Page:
A Welcome Inclusion
Invisible Disabilities Get Hands-On Attention
By Kelli Anderson
A little appreciation goes a long way—sometimes all the way to the press room. For the Access and Inclusion Department in the City of Boulder's park district in Boulder, Colo., appreciation for a job well done often finds its way into the local and regional news.
"We're the feel-good stories in the paper," admitted Colleen Fitzgerald, recreation administrator for the parks and recreation department. "Every two weeks something comes up. One of the things I always say is that we're the good PR."
And while getting good press is a good thing, sometimes what the public doesn't see is what's most appreciated.
"We had a new parent with an 8-year-old son with an (autism) spectrum disorder in a gymnastics class call us because she was so excited," Fitzgerald said. "The other parents noticed that their kids were getting two teachers instead of one and were thrilled, but hadn't realized that the additional teacher was there to assist her son. Instead, what they saw was a staff person working with all the kids, and it was a positive experience for everyone. We're proud that the other parents didn't know—we try to work hard on that."
For millions of Americans who struggle with the social/emotional challenges associated with "invisible" disabilities—ADHD, bipolar disorders, spectrum disorders and sensory integration disorders, to name a few—being different isn't always apparent. Statistics show that one in four Americans is struggling with various forms of mental illness, according to recent figures by the National Institute of Mental Health (NIMH) in Bethesda, Md.
"They are huge in number, and we don't recognize them with a disability and, therefore, have different expectations because they look 'normal,'" said John McGovern, president of Recreation Accessibility Consultants in Hoffman Estates, Ill. "We assume they'll function 'normally.'"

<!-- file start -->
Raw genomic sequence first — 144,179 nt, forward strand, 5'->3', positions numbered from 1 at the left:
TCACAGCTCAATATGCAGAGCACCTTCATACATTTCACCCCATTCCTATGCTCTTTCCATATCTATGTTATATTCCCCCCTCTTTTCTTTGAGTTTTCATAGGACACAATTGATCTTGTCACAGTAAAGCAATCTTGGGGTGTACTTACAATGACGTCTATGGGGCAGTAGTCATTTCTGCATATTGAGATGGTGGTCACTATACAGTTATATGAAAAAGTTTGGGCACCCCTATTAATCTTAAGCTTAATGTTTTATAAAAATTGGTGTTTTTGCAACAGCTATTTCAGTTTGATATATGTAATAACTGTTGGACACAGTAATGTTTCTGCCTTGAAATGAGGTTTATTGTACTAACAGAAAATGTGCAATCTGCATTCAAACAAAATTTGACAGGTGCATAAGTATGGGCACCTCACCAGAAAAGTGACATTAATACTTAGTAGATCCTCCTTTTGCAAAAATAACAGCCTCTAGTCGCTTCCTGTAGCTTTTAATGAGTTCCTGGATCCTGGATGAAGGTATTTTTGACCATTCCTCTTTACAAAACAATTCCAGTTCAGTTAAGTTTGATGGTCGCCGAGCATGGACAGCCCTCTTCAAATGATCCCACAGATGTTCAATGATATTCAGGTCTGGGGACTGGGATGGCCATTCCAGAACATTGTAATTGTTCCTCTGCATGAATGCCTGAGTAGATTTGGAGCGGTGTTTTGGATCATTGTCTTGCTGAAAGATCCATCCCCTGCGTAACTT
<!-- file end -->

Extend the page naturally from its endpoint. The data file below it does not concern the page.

Needing help to navigate the social and emotional world many of us take for granted, this is a population for which inclusion—the prime directive of the 20-year-old Americans with Disabilities Act (ADA)—can be so ideal, but whose effective implementation is among the least understood.
Thankfully, a growing number of park districts, organizations and resources are making practical help for those with invisible disabilities a successful part of their programming as well. Best of all, when done well, these same strategies, teaching methods and management styles improve the recreation experience for everyone.
For many recreation facilities and park districts, getting on board the ADA train can be a challenge. For those who have embraced the journey, however, they will tell you that training all the staff—not just a select few—is vital.
"All our staff is trained about ADA, not just our inclusion staff," said Alayne Kazin, service area coordinator for the division of therapeutic recreation in Cincinnati, one of the oldest inclusion programs in the country. "It becomes everyone's responsibility."
For the park district in Boulder, successful inclusion training begins with, well, inclusion. "First, our five access and inclusion staff [members] are not all in the same building," Fitzgerald explained. "Our goal is to integrate the special needs staff [with] the general staff so that the relationships are right there. In my opinion, it fosters inclusion so much more rather than just telling others what they have to do."